So you have to figure that out as to what your revenues will be and then you have to come up with your costs for the business as well because whatever’s left over hopefully will be your cash. Then you have to look and say, “Geez, it’s going to take me two years before I’ve got a positive cashflow,” or, “Two years before I’m actually earning the same kind of money I hope that I’m earning right now.”
So then the next question you ask yourself is: do you have savings in the bank to pay the bills for those two years? Because you can’t just be …
Gene: You have to do that whole cash flow out for a good 24 month period after you start your business. That’s why I say if you get a head start, 18 months before you leave your job it’s … Hopefully that when you do pull the plug, you’ve actually got revenues coming in that helps cash flow a lot once you start up.
Elizabeth: So if you are working for corporate America right now or any … really any company if … so you take your salary it’s actually … I think it’s like a 150% more. So let’s say just for the sake of argument that you make a $100,000 a year, the company’s actually spending $150,000 a year to employ you.
Gene: Sure. Again my advice on this is you want to look at this zero sum. People start businesses for different reasons. It’s not necessarily all about the money although I think money should be a big factor in it. It’s not necessarily that you want to make as much money that you’re making at your job. Some people say, “If I can make half as much money but have more freedom and more flexibility, I’m happy.” So really what you have to look at is what will it cost to maintain your lifestyle that you want over the next two years?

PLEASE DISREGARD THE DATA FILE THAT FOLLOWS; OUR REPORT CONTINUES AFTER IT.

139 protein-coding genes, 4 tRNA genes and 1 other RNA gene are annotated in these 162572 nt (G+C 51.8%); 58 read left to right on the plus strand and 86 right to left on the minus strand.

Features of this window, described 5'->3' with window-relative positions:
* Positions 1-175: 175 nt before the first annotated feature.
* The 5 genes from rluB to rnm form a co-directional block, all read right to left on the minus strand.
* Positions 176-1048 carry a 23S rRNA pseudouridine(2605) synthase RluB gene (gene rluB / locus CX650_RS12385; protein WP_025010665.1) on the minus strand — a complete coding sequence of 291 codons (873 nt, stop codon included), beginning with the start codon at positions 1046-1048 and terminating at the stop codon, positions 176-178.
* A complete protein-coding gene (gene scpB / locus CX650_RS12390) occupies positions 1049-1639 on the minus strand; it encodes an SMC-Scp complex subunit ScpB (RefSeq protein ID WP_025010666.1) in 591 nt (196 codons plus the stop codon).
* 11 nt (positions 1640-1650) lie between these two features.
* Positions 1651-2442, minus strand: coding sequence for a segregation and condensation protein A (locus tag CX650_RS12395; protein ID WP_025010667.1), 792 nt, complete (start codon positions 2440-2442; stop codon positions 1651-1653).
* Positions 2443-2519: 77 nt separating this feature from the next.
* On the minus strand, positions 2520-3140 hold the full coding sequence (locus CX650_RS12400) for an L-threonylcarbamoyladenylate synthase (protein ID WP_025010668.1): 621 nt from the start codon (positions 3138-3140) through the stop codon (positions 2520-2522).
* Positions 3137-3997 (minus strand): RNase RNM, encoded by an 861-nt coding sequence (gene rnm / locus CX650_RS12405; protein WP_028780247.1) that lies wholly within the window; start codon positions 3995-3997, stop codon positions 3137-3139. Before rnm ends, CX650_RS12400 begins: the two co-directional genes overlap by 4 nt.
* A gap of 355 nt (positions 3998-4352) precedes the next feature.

Elizabeth: So if you want your current-
Gene: … that’s what you base your cash flow on. Forget about what you’re making now.
Elizabeth: Your current lifestyle though, you have to think about making 50% more than your current salary.
Gene: Yeah, well what you want … Yeah. Again it’s not your salary Elizabeth. It’s what is my mortgage, what is my auto payments, what is my … I want to take vacation a year, what are my school tuition, whatever it is, I got to look out over a 12 month period. These are the expenses I need to make sure I’m covering as well as extra discretionary cash. So I need to be making X dollars. I mean whatever I’m making now in my corporate job is irrelevant. It’s what I need to be making to cover my nut over the next two years. Then I’ll grow it from there. So that’s how you have to be thinking, that’s your mindset, not that you want to just replace your salary.
Elizabeth: Okay. We’ll be right back with “Gene’s Word of Brilliance”.
WORD OF BRILLIANCE: Cash
Elizabeth: All right. We’re back with “Gene’s Word of Brilliance”.
Gene: So my “Word of Brilliance” today – we’ve covered this before but not in the same terms – cash. Right now, we’re talking now, it’s the fall of 2018. The state of New Jersey, right now, is going through a debate about allowing businesses or excuse me, not allowing businesses to refuse cash paying customers. There was a bill that was recently passed in the New Jersey Assembly but it’s stalled in the Senate but it’s going to go back to a vote before the end of 2018. Some states actually have these laws in place. There is no federal law about this. It’s a controversial issue among small business owners. Do you think Elizabeth that … and the “Word of Brilliance” by the way is cash. Do you think that businesses, retailers, restaurants should be forced by the government to accept cash from their customers? Do you think that it should be a law that they have to accept cash?